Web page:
October 6, 1999

Human welfare work
touched 37,602 children last year

___By Dan Martin
___Texas Baptist Communications
___Texas Baptists are in the hope business.
___Through the four child care institutions affiliated with the Baptist General Convention of Texas, Texas Baptists brought hope to more than 37,602 children last year
___When parents, step-parents, grandparents, friends and other family are factored in, the BGCT institutions likely touched hundreds of thousands of lives with loving, caring, giving, helping ministries.
___"We celebrate hope," said Homer Hanna, interim president of South Texas Children's Home in Beeville. "We celebrate in a ministry committed to giving hope to individuals and families in crisis."
___Four child care institutions are connected to the BGCT through the Human Welfare Coordinating Board:
___bluebull Baptist Child and Family Services, San Antonio.
___bluebull Buckner Baptist Benevolences Children and Family Services, Dallas.
___bluebull South Texas Children's Home, Beeville.
___bluebull Texas Baptist Children's Home, Round Rock.
___Each ministers in a number of settings around the state.
___Texas Baptists officially entered child care almost 120 years ago. It all started when "Father" R.C. Buckner received the first children and Buckner Orphan's Home was launched in 1880. Buckner was described as "the most loved man in Texas," because of the work he started and his own great character.
___Today, Buckner Baptist Benevolences still operates under the umbrella of the Human Welfare Coordinating Board of the BGCT.
___"Services now often take the form of parenting classes, family counseling, as well as a statewide network of foster care and traditional housing programs," said President Ken Hall.
___Buckner also operates adoption and maternity services, building on a rich history which began as the first official adoption occurred in 1884.
___Buckner has centers in Laredo, Beaumont, Longview, Dallas, Odessa, Lufkin, McAllen, Midland, Amarillo, Lubbock and Burnet.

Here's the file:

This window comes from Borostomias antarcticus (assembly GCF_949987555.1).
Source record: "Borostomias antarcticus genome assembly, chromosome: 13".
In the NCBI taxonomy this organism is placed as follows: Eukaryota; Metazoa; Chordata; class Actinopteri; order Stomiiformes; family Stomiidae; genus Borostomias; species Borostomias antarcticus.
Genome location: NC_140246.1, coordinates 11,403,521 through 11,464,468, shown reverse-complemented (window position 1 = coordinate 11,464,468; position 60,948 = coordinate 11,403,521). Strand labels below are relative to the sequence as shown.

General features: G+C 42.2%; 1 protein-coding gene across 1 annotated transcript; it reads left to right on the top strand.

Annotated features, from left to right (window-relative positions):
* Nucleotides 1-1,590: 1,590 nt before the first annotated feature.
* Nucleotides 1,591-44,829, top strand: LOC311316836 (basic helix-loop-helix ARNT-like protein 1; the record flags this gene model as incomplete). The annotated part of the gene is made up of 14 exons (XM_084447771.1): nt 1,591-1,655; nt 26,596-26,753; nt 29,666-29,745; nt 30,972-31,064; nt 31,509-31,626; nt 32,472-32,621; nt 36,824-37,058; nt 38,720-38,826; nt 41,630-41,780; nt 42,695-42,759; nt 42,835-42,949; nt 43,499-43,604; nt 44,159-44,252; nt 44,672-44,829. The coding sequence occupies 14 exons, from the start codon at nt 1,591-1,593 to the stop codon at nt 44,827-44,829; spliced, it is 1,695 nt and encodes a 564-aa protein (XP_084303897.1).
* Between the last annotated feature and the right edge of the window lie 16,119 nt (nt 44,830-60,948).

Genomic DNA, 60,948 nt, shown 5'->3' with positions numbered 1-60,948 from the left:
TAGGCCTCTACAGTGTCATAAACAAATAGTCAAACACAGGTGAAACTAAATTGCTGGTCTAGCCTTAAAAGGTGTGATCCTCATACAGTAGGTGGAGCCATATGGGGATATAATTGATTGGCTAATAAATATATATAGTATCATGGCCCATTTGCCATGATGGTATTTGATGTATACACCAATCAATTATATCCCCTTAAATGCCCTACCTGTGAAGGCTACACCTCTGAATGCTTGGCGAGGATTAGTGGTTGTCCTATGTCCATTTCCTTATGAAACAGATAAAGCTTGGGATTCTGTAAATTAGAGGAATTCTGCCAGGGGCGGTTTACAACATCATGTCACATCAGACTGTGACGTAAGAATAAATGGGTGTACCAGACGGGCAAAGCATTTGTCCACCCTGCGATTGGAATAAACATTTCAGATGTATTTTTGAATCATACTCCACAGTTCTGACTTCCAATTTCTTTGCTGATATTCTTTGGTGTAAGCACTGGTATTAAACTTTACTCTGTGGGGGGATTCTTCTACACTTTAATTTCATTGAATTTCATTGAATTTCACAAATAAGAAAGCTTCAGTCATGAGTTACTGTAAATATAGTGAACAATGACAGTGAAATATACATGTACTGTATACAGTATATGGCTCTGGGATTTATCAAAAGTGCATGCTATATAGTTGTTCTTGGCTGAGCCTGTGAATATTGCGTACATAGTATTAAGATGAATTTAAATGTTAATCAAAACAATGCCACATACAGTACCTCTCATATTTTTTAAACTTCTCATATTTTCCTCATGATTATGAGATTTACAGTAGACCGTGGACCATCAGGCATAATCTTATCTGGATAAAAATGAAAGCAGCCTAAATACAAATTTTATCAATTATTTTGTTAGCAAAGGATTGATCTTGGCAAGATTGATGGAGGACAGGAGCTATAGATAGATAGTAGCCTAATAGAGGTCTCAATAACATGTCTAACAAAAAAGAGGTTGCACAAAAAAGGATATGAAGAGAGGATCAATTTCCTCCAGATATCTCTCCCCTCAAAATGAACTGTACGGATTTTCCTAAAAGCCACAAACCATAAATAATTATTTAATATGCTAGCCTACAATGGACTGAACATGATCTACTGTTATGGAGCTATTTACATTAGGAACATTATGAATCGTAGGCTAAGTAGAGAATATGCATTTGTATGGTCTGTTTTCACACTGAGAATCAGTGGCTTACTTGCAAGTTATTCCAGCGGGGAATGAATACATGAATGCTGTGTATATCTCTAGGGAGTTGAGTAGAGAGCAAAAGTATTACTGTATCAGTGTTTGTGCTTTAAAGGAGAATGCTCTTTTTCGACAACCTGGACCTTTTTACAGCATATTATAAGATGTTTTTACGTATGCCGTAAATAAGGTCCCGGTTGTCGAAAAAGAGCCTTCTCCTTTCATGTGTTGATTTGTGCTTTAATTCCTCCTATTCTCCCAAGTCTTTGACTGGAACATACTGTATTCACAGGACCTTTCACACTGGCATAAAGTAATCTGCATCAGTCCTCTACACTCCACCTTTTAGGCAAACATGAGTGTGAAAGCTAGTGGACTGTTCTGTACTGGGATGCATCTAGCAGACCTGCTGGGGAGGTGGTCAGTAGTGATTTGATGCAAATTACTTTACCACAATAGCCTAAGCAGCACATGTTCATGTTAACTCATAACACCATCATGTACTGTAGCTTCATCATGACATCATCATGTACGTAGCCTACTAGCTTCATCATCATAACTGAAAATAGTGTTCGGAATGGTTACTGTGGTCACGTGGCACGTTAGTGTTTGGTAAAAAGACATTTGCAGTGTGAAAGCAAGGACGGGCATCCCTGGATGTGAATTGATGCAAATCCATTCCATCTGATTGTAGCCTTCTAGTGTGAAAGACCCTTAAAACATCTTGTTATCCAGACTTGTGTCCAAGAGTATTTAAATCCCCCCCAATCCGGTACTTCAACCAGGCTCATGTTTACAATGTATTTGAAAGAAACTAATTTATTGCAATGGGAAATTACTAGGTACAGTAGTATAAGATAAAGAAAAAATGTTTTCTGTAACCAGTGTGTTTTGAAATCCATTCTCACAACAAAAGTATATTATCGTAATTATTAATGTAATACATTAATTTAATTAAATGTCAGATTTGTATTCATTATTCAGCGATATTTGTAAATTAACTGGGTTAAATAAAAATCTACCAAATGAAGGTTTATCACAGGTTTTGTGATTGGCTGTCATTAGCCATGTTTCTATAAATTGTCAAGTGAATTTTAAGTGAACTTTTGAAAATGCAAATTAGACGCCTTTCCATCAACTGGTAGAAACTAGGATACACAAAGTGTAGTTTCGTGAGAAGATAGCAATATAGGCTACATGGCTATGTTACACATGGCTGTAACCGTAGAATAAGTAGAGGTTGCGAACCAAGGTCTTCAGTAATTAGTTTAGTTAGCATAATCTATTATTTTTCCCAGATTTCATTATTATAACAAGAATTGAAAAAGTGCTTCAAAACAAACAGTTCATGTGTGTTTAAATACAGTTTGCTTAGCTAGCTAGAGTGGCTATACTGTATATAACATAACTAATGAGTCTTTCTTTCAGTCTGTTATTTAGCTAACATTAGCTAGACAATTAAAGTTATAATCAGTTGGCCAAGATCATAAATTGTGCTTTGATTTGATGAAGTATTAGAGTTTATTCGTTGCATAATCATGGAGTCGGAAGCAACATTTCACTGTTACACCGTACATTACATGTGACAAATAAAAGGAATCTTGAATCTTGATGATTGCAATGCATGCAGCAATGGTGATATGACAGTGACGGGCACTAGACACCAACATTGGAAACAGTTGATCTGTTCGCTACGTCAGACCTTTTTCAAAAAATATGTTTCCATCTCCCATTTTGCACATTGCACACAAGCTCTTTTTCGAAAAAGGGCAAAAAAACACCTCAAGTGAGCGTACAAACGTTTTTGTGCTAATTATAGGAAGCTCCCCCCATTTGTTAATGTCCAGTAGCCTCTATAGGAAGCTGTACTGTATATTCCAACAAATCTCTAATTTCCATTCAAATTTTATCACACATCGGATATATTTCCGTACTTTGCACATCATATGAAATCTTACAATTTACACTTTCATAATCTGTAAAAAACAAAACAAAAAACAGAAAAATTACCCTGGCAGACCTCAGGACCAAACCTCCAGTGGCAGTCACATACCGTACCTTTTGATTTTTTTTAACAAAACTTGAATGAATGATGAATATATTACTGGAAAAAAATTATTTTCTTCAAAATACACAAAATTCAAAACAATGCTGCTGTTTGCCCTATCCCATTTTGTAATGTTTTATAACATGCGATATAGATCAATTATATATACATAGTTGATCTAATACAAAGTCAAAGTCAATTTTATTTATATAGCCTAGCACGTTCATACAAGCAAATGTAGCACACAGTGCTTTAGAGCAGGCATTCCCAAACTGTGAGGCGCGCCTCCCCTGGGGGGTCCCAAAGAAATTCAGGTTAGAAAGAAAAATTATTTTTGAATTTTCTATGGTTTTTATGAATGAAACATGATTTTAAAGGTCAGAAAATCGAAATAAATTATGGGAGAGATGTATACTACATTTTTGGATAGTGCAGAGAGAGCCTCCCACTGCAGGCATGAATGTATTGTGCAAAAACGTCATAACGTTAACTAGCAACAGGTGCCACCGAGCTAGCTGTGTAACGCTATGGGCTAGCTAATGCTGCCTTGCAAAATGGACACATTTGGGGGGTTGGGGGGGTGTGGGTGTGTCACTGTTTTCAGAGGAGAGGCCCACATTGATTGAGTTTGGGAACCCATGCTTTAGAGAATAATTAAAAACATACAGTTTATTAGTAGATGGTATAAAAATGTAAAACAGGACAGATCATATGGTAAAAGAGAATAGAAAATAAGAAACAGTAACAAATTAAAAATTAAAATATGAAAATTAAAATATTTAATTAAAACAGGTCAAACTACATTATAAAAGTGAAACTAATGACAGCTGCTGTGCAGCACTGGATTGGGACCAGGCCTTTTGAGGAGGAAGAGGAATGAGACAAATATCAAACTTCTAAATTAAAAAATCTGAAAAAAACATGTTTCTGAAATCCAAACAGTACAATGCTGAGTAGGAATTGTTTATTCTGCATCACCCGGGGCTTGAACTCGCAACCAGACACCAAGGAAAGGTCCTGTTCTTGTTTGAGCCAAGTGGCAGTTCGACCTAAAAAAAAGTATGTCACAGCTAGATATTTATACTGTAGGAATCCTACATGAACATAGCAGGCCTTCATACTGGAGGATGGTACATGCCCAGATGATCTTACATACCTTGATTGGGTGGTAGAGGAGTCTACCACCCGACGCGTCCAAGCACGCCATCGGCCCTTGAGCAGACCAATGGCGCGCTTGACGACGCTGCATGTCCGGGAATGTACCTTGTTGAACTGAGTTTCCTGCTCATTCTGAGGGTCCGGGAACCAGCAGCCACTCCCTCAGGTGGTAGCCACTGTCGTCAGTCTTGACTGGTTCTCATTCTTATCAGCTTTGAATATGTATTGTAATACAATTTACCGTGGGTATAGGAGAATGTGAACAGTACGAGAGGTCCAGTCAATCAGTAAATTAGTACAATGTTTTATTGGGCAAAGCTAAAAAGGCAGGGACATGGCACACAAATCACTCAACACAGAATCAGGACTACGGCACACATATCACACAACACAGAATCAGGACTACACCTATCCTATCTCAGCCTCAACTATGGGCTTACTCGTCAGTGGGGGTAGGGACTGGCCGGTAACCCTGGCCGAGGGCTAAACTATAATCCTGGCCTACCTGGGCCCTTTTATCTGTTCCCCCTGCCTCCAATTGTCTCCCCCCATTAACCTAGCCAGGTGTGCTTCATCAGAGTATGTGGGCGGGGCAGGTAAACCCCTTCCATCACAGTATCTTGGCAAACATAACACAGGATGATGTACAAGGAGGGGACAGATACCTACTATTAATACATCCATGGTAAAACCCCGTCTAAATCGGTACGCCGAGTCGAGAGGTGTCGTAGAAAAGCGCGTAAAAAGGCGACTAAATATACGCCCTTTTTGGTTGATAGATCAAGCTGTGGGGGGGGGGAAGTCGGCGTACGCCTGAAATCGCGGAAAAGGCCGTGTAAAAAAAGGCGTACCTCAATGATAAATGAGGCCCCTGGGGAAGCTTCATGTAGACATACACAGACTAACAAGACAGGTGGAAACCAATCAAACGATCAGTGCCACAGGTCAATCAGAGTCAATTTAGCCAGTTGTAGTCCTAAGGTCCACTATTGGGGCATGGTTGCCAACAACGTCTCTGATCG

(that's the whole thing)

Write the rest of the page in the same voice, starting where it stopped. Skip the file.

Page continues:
___Baptist Child & Family Services, based in Beeville, started in 1945 as the Mexican Baptist Children's Home in San Antonio. It now has sites in San Antonio, Tyler, Gonzales and Northern Mexico.
___In addition to residential care, emergency care, foster care, after care, community support and outreach services, Baptist Child & Family Services also operates the innovative Breckenridge Village for mentally challenged people in Tyler.
___Kevin Dinnin is president and CEO.
___South Texas Children's Home began in 1951, when a 637-acre ranch near Beeville was donated for the establishment of a children's home.
___It began operation in 1952, and through the years has provided care for more than 5,800 people on campus and 26,000 off campus.
___South Texas Children' Home has service locations in Beeville, Goliad and Corpus Christi.
___Homer Hanna is interim president.
___Texas Baptist Children's Home in Round Rock also began in the 1950s when a contribution of land and funding gave birth to the multiple service child care agency.
___The ministry touches nearly 2,000 children each year through long-term group residential care, foster family care, single-parent family care, emergency shelter care, community services for at-risk and runaway youth and other types of family assistance.
___In addition to its main campus in Round Rock, near Austin, the institution provides services at Miracle Farm, a 265-acre facility near Brenham.
___Jerry Bradley is executive director.
___These ministries all fall under the umbrella of the BGCT's Human Welfare Coordinating Board, which is celebrating its 40th anniversary this month.
___In the coming year, gifts to the Texas Baptist Cooperative Program will provide $6.2 million in funding for BGCT human welfare ministries.


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